Nader rose to fame in 1965 with the publication of his bestselling, highly influential non-fiction exposé “Unsafe at Any Speed: The Designed-In Dangers of the American Automobile.” A damning critique of the safety record of American car manufacturers, the book caused such a stir that General Motors engaged in various illicit activities to try to discredit Nader, including tapping his phone and hiring prostitutes to entrap him. Nader ended up successfully suing GM for invasion of privacy, and used his settlement money to found the activist organization Center for the Study of Responsive Law. Moreover, a year after the publication of “Unsafe at Any Speed,” Congress unanimously enacted the National Traffic and Motor Vehicle Safety Act.
Using his newfound clout, Nader recruited seven volunteer law students in 1968 to evaluate the efficacy of the Federal Trade Commission. The students, dubbed “Nader’s Raiders,” ultimately produced a report that led to an American Bar Association investigation of the FTC. This resulted in a major reform of consumer protection and antitrust laws by President Nixon. Meanwhile, Nader went on to found the watchdog group Public Citizen.
Activism in the 70s and 80s
In the 70s, Nader became heavily involved in environmental activism. He served as a central leader in the antinuclear power movement and formed the Critical Mass Energy Project, which eventually became the largest national antinuclear organization in the country. Nader also continued to work with his group Public Citizen to advocate for consumer rights and public accountability. His efforts led to the enactment of several federal laws, including the Freedom of Information Act, the Consumer Product Safety Act, and the Whistleblower Protection Act.
Nader’s name was first floated for a possible presidential bid in 1971, when he was offered the opportunity to run with the New Party. However, he ultimately declined the offer. His first real presidential campaign was in 1996, when he ran with the Green Party and qualified for ballot status in 22 states. Nader garnered 685,297 votes for a fourth-place finish in the election. He ran again with the Green Party in 2000, earning 2,883,105 votes and coming in third. Nader’s candidacy in that closely contested election has been credited with giving George W. Bush the victory.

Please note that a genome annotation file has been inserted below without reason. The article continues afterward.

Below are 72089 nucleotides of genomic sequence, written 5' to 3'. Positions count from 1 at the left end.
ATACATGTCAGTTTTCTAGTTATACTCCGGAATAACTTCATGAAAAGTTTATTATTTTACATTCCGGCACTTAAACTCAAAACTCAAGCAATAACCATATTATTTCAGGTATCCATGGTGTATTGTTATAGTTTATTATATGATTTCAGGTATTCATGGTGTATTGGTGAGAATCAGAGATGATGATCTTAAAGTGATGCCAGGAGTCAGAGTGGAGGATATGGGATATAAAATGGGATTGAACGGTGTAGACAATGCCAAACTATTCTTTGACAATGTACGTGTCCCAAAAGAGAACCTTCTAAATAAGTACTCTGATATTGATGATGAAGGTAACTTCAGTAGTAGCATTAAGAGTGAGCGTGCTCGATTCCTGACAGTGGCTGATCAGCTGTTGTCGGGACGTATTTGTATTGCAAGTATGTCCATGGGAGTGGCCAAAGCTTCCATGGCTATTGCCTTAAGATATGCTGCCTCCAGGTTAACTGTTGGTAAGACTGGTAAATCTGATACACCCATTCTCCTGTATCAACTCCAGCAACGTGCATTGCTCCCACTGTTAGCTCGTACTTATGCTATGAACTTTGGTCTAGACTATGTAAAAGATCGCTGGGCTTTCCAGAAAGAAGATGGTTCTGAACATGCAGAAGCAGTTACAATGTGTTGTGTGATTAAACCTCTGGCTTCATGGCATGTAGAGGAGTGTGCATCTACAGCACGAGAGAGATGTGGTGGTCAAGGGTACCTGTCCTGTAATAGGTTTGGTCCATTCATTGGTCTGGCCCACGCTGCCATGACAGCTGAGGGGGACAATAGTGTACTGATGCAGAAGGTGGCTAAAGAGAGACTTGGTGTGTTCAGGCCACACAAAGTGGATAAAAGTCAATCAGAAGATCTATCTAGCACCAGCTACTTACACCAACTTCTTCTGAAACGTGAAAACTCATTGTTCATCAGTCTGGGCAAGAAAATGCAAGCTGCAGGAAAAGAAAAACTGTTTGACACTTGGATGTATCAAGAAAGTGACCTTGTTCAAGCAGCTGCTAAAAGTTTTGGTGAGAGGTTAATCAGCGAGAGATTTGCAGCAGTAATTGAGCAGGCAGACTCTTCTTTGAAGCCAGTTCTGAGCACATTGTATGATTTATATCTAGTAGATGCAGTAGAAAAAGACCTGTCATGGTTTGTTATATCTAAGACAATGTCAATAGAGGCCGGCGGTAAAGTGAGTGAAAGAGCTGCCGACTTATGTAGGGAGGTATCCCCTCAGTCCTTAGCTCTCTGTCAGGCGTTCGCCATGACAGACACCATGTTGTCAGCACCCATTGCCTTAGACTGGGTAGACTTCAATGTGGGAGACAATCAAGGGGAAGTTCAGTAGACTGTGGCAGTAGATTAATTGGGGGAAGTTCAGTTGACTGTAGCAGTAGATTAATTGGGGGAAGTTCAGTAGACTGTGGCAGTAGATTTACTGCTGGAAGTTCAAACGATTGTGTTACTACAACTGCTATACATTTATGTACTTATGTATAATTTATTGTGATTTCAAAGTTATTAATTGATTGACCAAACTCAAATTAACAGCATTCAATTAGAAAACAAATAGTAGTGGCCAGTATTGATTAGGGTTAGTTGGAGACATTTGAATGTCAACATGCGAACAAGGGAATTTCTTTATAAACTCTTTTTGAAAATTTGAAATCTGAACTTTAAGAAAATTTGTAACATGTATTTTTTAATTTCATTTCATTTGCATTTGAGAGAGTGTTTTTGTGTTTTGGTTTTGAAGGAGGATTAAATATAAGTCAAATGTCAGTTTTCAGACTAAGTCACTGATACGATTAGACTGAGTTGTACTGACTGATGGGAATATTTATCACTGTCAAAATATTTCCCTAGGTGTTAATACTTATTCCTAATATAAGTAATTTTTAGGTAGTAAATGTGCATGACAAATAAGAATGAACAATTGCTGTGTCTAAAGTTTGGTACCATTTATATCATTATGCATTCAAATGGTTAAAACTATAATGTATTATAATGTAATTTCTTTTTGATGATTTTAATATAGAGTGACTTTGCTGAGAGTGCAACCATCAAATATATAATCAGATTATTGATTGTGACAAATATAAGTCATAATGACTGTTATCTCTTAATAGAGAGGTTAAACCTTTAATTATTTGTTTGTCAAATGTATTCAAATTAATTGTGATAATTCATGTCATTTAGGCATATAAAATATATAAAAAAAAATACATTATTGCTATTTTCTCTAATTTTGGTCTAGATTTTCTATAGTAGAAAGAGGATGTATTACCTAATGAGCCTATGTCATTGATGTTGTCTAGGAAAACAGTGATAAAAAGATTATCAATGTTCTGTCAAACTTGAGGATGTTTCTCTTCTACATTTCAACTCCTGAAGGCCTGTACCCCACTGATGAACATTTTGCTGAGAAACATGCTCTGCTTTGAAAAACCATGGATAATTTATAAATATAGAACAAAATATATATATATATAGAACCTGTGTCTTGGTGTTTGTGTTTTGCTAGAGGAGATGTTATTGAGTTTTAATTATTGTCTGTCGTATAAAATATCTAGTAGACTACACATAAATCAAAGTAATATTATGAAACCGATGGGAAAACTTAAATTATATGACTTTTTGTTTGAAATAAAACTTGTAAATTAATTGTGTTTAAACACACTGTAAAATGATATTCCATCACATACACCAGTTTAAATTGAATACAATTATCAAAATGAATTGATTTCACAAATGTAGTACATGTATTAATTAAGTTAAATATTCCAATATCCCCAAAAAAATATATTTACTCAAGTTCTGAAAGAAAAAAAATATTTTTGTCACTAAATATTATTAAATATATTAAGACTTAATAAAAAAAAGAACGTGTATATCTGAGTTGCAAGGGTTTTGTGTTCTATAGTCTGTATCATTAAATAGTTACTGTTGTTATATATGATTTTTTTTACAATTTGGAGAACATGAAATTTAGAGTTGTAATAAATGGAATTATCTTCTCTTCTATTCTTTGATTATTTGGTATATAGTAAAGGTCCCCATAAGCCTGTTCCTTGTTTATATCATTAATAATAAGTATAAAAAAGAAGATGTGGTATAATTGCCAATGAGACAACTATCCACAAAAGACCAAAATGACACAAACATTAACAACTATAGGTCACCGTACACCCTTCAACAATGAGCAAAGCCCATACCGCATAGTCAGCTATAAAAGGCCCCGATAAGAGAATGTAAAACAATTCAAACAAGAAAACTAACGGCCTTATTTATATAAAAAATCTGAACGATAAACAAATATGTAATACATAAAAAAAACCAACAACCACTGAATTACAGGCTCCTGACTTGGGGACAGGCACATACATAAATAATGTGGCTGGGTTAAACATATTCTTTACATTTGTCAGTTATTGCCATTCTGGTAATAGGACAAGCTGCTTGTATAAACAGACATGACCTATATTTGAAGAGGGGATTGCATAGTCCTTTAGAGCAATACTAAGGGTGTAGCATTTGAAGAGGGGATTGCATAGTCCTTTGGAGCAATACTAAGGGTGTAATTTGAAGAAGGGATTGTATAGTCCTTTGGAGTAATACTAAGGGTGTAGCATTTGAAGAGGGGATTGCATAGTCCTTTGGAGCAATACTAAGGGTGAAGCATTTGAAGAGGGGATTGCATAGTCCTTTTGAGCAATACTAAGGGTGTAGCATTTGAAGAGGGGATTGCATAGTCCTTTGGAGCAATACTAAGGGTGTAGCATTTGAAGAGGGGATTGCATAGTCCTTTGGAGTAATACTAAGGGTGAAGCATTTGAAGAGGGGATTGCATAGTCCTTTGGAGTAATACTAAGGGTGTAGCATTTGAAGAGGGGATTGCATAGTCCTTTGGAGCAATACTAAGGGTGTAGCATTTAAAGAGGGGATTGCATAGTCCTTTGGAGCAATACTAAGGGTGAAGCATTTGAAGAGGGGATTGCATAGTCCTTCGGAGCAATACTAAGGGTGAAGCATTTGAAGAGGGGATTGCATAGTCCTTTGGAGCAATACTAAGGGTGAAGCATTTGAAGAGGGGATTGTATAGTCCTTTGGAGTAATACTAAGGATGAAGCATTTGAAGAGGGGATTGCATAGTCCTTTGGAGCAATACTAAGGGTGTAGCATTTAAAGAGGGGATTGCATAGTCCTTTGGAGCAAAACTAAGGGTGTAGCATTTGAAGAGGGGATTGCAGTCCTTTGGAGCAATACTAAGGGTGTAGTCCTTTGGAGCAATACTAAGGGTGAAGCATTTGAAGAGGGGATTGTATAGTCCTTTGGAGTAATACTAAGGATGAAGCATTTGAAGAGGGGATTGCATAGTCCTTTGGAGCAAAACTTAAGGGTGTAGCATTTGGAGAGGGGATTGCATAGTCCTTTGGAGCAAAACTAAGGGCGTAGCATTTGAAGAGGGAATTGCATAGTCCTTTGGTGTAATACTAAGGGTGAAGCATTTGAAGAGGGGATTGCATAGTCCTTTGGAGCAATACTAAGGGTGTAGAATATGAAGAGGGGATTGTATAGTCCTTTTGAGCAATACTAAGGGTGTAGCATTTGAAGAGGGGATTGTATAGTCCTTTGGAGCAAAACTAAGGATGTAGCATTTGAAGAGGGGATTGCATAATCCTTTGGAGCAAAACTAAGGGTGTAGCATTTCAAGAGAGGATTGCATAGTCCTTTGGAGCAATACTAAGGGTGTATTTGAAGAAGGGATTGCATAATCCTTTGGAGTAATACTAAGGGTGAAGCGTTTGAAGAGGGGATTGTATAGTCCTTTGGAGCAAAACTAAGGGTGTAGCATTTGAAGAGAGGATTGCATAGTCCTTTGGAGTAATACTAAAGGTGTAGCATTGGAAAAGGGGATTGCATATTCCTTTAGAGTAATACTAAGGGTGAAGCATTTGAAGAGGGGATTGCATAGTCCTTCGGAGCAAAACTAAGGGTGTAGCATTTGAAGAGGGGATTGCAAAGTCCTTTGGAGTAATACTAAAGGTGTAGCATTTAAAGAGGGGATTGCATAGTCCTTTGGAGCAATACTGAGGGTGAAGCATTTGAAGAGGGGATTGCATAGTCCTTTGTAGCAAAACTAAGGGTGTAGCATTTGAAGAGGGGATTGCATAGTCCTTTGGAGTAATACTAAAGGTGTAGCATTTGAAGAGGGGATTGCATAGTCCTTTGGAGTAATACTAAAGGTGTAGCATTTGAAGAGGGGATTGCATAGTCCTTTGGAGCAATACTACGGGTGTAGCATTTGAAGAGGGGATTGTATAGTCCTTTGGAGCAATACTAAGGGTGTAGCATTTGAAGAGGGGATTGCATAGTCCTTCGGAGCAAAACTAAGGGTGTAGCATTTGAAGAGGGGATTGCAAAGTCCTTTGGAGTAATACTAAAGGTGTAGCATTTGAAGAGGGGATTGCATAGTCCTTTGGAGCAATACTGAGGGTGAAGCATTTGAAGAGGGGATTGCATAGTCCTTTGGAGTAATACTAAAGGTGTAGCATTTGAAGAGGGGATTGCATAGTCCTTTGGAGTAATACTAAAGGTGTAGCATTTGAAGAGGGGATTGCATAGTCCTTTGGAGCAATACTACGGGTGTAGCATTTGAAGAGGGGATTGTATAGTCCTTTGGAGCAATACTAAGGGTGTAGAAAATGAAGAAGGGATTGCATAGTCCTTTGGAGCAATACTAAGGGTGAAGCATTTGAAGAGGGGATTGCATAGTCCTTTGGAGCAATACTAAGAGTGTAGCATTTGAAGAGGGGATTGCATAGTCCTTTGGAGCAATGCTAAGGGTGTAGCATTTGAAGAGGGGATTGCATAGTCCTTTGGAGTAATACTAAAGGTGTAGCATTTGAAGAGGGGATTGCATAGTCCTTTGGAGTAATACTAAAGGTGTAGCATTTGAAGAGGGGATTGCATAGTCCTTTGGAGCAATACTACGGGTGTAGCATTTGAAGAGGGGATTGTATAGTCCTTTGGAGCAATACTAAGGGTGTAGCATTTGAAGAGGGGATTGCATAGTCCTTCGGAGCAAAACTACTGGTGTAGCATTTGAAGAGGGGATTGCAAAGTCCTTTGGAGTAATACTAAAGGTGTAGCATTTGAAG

In 2004, Nader launched his third presidential bid, this time as an independent. He garnered 463,655 votes for a third-place finish. Running again as an independent in 2008, Nader racked up 738,475 votes for another third-place finish.
Among his other activities, Nader founded the advocacy groups the Congressional Accountability Project and the D.C. Library Renaissance Project. In 2014, he began co-hosting the weekly “Ralph Nader Radio Hour” with Steve Skrovan and David Feldman. The year after that, Nader founded the American Museum of Tort Law in his hometown of Winsted. Notably, it is the first law museum in the United States.
Nader has written or co-written a surfeit of books since his 1965 breakthrough with “Unsafe at Any Speed.” Titles include “Action for a Change,” “You and Your Pension,” “Corporate Power in America,” “The Big Boys,” and “Crashing the Party.” Nader later ventured into fiction writing with his 2009 book “Only the Super-Rich Can Save Us!,” a roman à clef featuring characters modeled after Ted Turner, Warren Buffett, and Grover Norquist. He penned another fiction book, the fable collection “Animal Envy,” in 2016.
Nader has never married. Known to be borderline ascetic, he lives a modest life in a relatively unassuming apartment and mostly depends on public transportation. Nader is somewhat notorious for his frumpy style of dress, largely consisting of suits bought at outlet stores.
Nader is the subject of the 2006 documentary film “An Unreasonable Man,” directed by Steve Skrovan and Henriette Mantel.